The cold open to Quantum of Solace depicts shadowy shots of cars riding through the Italian countryside. Then, the scene kicks into gear and we get a brutal, tight-traffic car chase. Stunt choreography is intricate and editing is tight. It is the way a Bond film should start.
Secret agent James Bond (Daniel Craig) escapes his pursuers and rides into the city of Siena. Out of eyesight, he parks his heavily damaged Aston Martin and pops the trunk to reveal Continue reading Quantum of Solace (2008) Movie Review
In the cold open to Die Another Day, James Bond (Pierce Brosnan) goes undercover in North Korea as an illegal arms dealer trading conflict diamonds for military-grade weaponry. His identity is discovered almost immediately, and an extended hovercraft chase ensues. You read that right. Hovercraft chase.
As is standard with these Brosnan films, the chase is littered with fiery explosions and ends with a flat one-liner. Following the chase, Bond is captured by Continue reading Die Another Day (2002) Movie Review
In The World is Not Enough, MI6 super spy James Bond (Pierce Brosnan) is sent to hunt down terrorist Renard (Robert Carlyle), the man behind the assassination of a billionaire oil tycoon who is also attempting to instigate a nuclear meltdown. Additionally, Renard has a bullet lodged in his skull that renders him with diminishing senses and the inability to feel pain.
Now that we have contextualized the absudity, let’s begin.
This is Brosnan’s third outing as James Bond. It is hard to say that he has “settled in” to the role at this point in his tenure. His acting as the spy certainly Continue reading The World is Not Enough (1999) Movie Review
On the Russian border, super spy James Bond (Pierce Brosnan) infiltrates a terrorist arms deal in order to steal a plane carrying nuclear torpedoes before a British launched missile hits the site. One “techno terrorist” involved in the deal, Henry Gupta (Ricky Jay), is working with media mogul Elliot Carver (Jonathon Pryce), whose plan is to start World War III in order to profit off of the headlines it would provide.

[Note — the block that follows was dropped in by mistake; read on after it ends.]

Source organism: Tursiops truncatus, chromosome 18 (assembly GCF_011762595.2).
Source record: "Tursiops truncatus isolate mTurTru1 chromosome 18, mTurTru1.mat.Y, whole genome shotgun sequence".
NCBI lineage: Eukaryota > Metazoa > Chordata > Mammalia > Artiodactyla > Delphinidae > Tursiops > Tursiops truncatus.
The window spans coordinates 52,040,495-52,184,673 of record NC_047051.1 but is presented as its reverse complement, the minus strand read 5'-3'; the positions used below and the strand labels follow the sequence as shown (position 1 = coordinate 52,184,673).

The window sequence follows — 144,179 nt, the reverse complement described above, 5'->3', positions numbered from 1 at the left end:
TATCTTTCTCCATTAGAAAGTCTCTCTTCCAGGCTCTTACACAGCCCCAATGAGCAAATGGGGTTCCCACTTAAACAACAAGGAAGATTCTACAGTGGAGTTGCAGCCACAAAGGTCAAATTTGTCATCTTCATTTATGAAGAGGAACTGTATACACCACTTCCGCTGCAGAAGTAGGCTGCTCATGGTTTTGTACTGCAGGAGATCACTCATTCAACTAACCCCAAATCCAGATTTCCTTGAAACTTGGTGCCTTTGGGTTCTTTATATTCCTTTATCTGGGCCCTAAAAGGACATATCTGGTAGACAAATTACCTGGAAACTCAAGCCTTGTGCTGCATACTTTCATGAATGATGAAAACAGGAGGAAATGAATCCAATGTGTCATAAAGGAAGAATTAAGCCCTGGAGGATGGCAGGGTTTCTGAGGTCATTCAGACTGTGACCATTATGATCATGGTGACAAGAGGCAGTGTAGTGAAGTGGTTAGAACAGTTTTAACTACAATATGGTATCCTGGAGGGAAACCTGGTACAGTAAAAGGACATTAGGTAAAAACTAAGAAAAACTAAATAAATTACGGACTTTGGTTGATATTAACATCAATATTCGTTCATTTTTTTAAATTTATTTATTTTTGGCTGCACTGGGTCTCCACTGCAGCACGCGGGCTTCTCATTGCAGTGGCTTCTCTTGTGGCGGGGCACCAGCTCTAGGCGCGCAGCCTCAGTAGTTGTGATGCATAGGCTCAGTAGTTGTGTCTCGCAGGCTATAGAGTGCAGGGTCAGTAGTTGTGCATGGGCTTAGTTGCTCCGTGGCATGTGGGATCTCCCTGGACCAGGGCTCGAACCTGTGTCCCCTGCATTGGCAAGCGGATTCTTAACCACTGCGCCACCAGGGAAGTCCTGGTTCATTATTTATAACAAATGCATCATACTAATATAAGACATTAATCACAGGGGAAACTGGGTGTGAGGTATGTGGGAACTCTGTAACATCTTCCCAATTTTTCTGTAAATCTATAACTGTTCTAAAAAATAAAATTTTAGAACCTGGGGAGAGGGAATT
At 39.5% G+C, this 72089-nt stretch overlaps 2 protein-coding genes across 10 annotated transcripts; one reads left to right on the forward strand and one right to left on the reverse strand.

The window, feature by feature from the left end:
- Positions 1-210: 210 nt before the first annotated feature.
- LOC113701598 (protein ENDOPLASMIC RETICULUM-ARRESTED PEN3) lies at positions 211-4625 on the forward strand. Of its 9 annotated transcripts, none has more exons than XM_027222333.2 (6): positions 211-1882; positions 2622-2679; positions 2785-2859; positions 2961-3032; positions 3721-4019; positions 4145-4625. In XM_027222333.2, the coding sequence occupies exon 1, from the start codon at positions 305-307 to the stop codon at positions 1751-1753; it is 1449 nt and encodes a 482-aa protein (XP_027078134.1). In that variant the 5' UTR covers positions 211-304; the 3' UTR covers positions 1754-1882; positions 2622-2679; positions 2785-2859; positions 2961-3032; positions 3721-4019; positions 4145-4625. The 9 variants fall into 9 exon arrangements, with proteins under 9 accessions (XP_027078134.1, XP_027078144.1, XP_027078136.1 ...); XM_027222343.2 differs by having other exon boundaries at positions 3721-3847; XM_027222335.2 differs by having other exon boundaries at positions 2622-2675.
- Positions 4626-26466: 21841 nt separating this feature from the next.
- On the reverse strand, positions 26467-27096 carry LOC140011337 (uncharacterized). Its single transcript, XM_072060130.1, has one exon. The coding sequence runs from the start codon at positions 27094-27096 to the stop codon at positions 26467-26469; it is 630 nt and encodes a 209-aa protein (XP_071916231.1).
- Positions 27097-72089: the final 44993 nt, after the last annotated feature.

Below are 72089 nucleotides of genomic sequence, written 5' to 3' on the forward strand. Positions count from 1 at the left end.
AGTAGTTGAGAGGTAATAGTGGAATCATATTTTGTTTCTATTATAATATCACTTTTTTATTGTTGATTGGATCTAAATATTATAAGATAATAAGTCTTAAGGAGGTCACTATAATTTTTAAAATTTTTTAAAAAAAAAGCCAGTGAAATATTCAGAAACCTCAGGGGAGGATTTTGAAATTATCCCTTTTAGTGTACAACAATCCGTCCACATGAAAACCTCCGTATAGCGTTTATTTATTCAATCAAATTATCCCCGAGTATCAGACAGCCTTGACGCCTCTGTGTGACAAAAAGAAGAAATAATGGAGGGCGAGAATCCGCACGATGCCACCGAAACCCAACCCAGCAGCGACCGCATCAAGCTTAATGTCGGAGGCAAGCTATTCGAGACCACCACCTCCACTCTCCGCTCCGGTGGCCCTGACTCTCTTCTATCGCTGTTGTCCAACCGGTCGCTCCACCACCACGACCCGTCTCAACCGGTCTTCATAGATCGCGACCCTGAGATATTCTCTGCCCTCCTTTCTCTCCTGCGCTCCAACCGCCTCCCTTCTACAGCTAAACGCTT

The villainous plot is bonkers, don’t get me wrong. And Jonathon Pryce’s performance is exceedingly over-the-top. But it’s Continue reading Tomorrow Never Dies (1997) Movie Review
In the cold open to GoldenEye, spy James Bond (Pierce Brosnan, in his first outing as the franchise character) bungee jumps off of a dam in Arkhangelsk in order to covertly infiltrate a Soviet chemical weapons facility. Once inside, he rendevouses with fellow agent 006 Alec Trevelyan (Sean Bean). Together they easily break into the loading dock where gasoline tankers are kept. Here we get one of my personal favorite exchanges in the Bond series:
Bond: That was too easy.
Trevelyan: Half of everything is luck.
Bond: And the other half.
Trevelyan: [alarm sounds] Fate.
Bond plants explosive charges on the tankers, but Trevelyan is Continue reading GoldenEye (1995) Movie Review
In The Living Daylights, James Bond (Timothy Dalton) allies in the escape of a defecting KGB agent, General Koskov (Jeroen Krabbe). Koskov is transported via natural gas pipeline into Austria and then taken to London, where he informs MI6 that the head of the KGB has reinstated an order to assassinate a series of international spies. The order, he believes, will bring about a world war. Concurrently to this debriefing, a KGB agent infiltrates the building and captures Koskov.
As one might guess, 007 is on the KGB hit-list. It’s a strong premise: it’s kill or be killed for Bond.
Dalton plays a moodier Bond than we are used to. He leans toward the dark as opposed to the sly. Some witty remarks and comedic moments are Continue reading The Living Daylights (1987) Movie Review
In the cold open of A View to a Kill, James Bond (Roger Moore) is in Siberia attempting to locate the body of missing agent 003. Upon finding the body, and the microchip that the dead agent had recovered, Bond is immediately hunted down on skis and snowmobiles by Soviet military.
Moore’s stunt double skis, rides a snowmobile, and snowboards in this sequence. The stunt work is all well and good, but the ADR lines of grunts falling on the slopes is laughable. Equally laughable is how Continue reading A View to a Kill (1985) Movie Review